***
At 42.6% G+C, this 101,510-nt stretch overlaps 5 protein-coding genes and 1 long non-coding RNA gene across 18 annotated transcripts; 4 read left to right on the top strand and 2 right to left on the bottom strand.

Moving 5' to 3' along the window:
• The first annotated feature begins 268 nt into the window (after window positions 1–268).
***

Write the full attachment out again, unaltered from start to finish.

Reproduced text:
At 42.6% G+C, this 101,510-nt stretch overlaps 5 protein-coding genes and 1 long non-coding RNA gene across 18 annotated transcripts; 4 read left to right on the top strand and 2 right to left on the bottom strand.

Moving 5' to 3' along the window:
• The first annotated feature begins 268 nt into the window (after window positions 1–268).